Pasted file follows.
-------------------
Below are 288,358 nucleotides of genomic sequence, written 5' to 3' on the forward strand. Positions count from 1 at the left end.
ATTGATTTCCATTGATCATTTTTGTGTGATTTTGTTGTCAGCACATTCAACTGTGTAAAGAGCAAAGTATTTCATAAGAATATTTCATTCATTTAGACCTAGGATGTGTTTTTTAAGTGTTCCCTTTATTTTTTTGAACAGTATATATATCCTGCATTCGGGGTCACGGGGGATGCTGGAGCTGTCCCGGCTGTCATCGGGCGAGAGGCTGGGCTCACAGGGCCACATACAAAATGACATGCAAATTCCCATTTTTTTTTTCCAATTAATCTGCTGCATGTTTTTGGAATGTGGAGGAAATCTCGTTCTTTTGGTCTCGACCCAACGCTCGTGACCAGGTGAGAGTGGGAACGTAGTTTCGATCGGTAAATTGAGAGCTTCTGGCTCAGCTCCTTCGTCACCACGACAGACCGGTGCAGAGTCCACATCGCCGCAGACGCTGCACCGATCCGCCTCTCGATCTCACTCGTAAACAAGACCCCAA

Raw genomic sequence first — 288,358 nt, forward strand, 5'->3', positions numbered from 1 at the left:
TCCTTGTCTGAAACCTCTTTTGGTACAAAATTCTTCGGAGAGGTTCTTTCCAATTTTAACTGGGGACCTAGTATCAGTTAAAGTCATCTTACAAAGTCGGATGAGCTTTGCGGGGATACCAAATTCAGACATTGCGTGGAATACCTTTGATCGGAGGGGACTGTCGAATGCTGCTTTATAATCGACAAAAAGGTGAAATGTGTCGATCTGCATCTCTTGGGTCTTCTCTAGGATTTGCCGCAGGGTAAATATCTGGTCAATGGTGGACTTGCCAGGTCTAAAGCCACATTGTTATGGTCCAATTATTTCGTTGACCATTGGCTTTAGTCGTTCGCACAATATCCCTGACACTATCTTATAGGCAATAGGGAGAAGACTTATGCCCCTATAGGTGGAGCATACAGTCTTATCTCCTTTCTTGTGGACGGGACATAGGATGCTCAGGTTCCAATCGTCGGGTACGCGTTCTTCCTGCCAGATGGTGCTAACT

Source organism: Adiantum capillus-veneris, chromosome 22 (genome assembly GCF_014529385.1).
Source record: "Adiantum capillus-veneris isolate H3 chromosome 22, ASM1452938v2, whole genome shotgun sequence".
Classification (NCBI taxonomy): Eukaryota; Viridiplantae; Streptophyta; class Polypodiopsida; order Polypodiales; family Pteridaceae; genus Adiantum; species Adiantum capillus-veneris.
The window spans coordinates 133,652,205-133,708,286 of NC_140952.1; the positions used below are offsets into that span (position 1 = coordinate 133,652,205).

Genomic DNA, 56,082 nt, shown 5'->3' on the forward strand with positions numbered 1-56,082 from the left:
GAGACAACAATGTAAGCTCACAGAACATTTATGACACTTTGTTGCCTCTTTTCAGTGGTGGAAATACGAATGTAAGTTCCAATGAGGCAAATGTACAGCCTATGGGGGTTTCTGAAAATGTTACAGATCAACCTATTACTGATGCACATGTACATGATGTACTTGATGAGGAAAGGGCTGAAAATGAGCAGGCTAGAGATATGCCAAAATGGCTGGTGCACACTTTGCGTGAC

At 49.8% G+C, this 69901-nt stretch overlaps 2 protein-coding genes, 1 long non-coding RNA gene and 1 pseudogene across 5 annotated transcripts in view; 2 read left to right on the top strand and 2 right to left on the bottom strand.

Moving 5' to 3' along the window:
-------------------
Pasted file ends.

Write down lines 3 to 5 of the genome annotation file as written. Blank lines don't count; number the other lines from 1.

Raw genomic sequence first — 288,358 nt, forward strand, 5'->3', positions numbered from 1 at the left:
TCCTTGTCTGAAACCTCTTTTGGTACAAAATTCTTCGGAGAGGTTCTTTCCAATTTTAACTGGGGACCTAGTATCAGTTAAAGTCATCTTACAAAGTCGGATGAGCTTTGCGGGGATACCAAATTCAGACATTGCGTGGAATACCTTTGATCGGAGGGGACTGTCGAATGCTGCTTTATAATCGACAAAAAGGTGAAATGTGTCGATCTGCATCTCTTGGGTCTTCTCTAGGATTTGCCGCAGGGTAAATATCTGGTCAATGGTGGACTTGCCAGGTCTAAAGCCACATTGTTATGGTCCAATTATTTCGTTGACCATTGGCTTTAGTCGTTCGCACAATATCCCTGACACTATCTTATAGGCAATAGGGAGAAGACTTATGCCCCTATAGGTGGAGCATACAGTCTTATCTCCTTTCTTGTGGACGGGACATAGGATGCTCAGGTTCCAATCGTCGGGTACGCGTTCTTCCTGCCAGATGGTGCTAACT

Source organism: Adiantum capillus-veneris, chromosome 22 (genome assembly GCF_014529385.1).